Each year, the Cook Inlet Aquaculture Association (CIAA) collects salmon eggs and fertilizes them to produce the next generation of salmon. Hatcheries call this process “egg take” or “gamete collection” — and it’s one of their busiest times of the year.
Back in the spring, hatcheries released salmon and cleaned out the raceways and mended net pens to get ready for next year’s round of fish. Egg take is a shift back to this year’s returning adults.
How do you get the salmon to spawn?
When we release hatchery-raised salmon as fry or smolt, they have a lifetime memory of the waters where they are released called “imprinting.” These fish use chemical signatures in the water to make it back to their release site.
Depending on the location of the egg take, we might install weirs to direct the salmon to the spawning grounds. These weirs aid in the capture and sorting of the adults. In some lakes where the spawning is going to take place, hatchery staff take boats around the lake to find where the salmon are milling around. When they spot a school of salmon, they use seine nets to carefully capture the fish and transfer them into holding pens.
At this point, we can sort salmon into male and female groups, which will make the spawn go much smoother than if we mixed them all together. Having the salmon in holding pens also allows for easy access to check their ripeness.
How do we know when the salmon are ready?
The timing of spawning is entirely dictated by the fish. Hatchery staff use a simple, direct method to tell if female salmon are ripe: they gently feel the bellies of the females. A salmon that is “green” or not ready to spawn will have a hard belly whereas the “ripe” or ready-to-spawn fish will have a soft belly. Applying slight pressure to a ripe female will cause the ovipositor (a small protrusion at the anus where the eggs come out of when laid) to become more prominent.
After we declare fish as ripe, hatchery staff can help the salmon get down to business.
The act of spawning
In order to spawn salmon, we need to humanely dispatch them. We either use a swift blow from a fish bat or from a dose of electricity. Once we have euthanized the salmon, crews get to work because the eggs and milt will not be viable for long after.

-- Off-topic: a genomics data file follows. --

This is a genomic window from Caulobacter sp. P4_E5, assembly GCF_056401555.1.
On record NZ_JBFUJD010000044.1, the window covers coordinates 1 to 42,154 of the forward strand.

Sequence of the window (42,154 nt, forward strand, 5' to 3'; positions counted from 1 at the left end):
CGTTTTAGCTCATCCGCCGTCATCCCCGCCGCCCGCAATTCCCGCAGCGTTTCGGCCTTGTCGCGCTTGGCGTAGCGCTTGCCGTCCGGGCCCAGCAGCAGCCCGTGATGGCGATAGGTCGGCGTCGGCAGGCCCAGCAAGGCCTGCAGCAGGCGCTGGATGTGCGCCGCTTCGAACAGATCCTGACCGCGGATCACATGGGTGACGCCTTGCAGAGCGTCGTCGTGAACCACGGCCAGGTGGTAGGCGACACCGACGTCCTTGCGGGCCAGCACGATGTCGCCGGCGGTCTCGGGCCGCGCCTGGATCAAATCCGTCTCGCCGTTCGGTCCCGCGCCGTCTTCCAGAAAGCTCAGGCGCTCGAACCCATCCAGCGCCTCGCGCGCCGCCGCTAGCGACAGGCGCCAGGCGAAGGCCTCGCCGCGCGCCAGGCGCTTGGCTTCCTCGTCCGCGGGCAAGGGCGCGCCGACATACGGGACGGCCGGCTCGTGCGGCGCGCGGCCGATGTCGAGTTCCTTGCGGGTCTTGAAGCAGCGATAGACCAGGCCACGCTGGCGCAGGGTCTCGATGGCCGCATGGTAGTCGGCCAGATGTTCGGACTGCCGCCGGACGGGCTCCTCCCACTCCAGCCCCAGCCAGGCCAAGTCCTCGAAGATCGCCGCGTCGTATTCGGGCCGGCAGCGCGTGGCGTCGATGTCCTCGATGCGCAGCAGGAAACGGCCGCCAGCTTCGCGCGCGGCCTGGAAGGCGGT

Depending on the species of salmon, there are different spawning procedures.
We can spawn pink salmon in a big lot, with multiple males to multiple females. This is because there is limited disease concern with pinks. We combine pink salmon eggs directly at the spawning location, then take them into the hatchery to be fertilized and rinsed in freshwater. This removes impurities that could harm the growth of the baby salmon.
Sockeye salmon need to be spawned in a strict 1:1 female to male ratio. We clean our spawning tools in iodine between each fish to control the spread of disease. We then take sockeye eggs and milt back to the hatchery, where we combine them to fertilize the eggs. We track these lots of sockeye in their incubators as well. That way, if any disease issue comes up, we can dispose of the appropriate eggs.
As they grow
After the eggs are fertilized, they go into incubators that mimic the substrate in the wild. As they develop throughout the winter the hatchery staff keeps a close eye on them. The eggs will be cleaned and picked during incubation. This process removes the dead eggs from the incubators. Once the eggs are picked, they are returned to the incubators. The pre-hatch otolith markings will be made using a temperature change in the air or the water.
After baby salmon, called alevin, hatch from their eggs, they live in incubators as they consume nutrients from their yolk sacs. When they’re big enough they swim through pipelines to raceways or net pens. At some locations fish are moved by hatchery staff. Once they have matured, we release salmon into their natal lakes or streams to head out to the ocean, or we release them directly to the ocean. Our hatchery staff then await their return to continue the circle of life.